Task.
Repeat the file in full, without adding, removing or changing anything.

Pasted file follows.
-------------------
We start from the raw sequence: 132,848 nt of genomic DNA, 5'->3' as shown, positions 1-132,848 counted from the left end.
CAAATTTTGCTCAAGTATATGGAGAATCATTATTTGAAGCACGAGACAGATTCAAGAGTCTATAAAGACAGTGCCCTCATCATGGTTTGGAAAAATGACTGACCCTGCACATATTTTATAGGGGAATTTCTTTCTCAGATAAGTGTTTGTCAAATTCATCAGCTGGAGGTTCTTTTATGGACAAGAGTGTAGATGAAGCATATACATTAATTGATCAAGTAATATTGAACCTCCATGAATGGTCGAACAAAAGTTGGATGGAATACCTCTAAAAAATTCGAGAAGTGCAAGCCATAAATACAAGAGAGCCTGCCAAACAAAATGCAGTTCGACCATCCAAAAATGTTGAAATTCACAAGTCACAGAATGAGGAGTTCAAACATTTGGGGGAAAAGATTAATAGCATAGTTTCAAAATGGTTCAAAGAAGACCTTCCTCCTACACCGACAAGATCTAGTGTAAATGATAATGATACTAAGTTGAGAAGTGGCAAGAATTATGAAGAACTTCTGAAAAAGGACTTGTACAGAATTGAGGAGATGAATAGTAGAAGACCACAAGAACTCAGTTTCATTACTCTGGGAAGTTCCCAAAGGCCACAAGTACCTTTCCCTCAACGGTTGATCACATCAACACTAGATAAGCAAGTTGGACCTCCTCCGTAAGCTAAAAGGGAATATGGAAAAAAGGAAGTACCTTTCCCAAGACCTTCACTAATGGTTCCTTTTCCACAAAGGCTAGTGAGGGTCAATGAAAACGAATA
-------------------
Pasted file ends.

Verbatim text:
We start from the raw sequence: 132,848 nt of genomic DNA, 5'->3' as shown, positions 1-132,848 counted from the left end.
CAAATTTTGCTCAAGTATATGGAGAATCATTATTTGAAGCACGAGACAGATTCAAGAGTCTATAAAGACAGTGCCCTCATCATGGTTTGGAAAAATGACTGACCCTGCACATATTTTATAGGGGAATTTCTTTCTCAGATAAGTGTTTGTCAAATTCATCAGCTGGAGGTTCTTTTATGGACAAGAGTGTAGATGAAGCATATACATTAATTGATCAAGTAATATTGAACCTCCATGAATGGTCGAACAAAAGTTGGATGGAATACCTCTAAAAAATTCGAGAAGTGCAAGCCATAAATACAAGAGAGCCTGCCAAACAAAATGCAGTTCGACCATCCAAAAATGTTGAAATTCACAAGTCACAGAATGAGGAGTTCAAACATTTGGGGGAAAAGATTAATAGCATAGTTTCAAAATGGTTCAAAGAAGACCTTCCTCCTACACCGACAAGATCTAGTGTAAATGATAATGATACTAAGTTGAGAAGTGGCAAGAATTATGAAGAACTTCTGAAAAAGGACTTGTACAGAATTGAGGAGATGAATAGTAGAAGACCACAAGAACTCAGTTTCATTACTCTGGGAAGTTCCCAAAGGCCACAAGTACCTTTCCCTCAACGGTTGATCACATCAACACTAGATAAGCAAGTTGGACCTCCTCCGTAAGCTAAAAGGGAATATGGAAAAAAGGAAGTACCTTTCCCAAGACCTTCACTAATGGTTCCTTTTCCACAAAGGCTAGTGAGGGTCAATGAAAACGAATA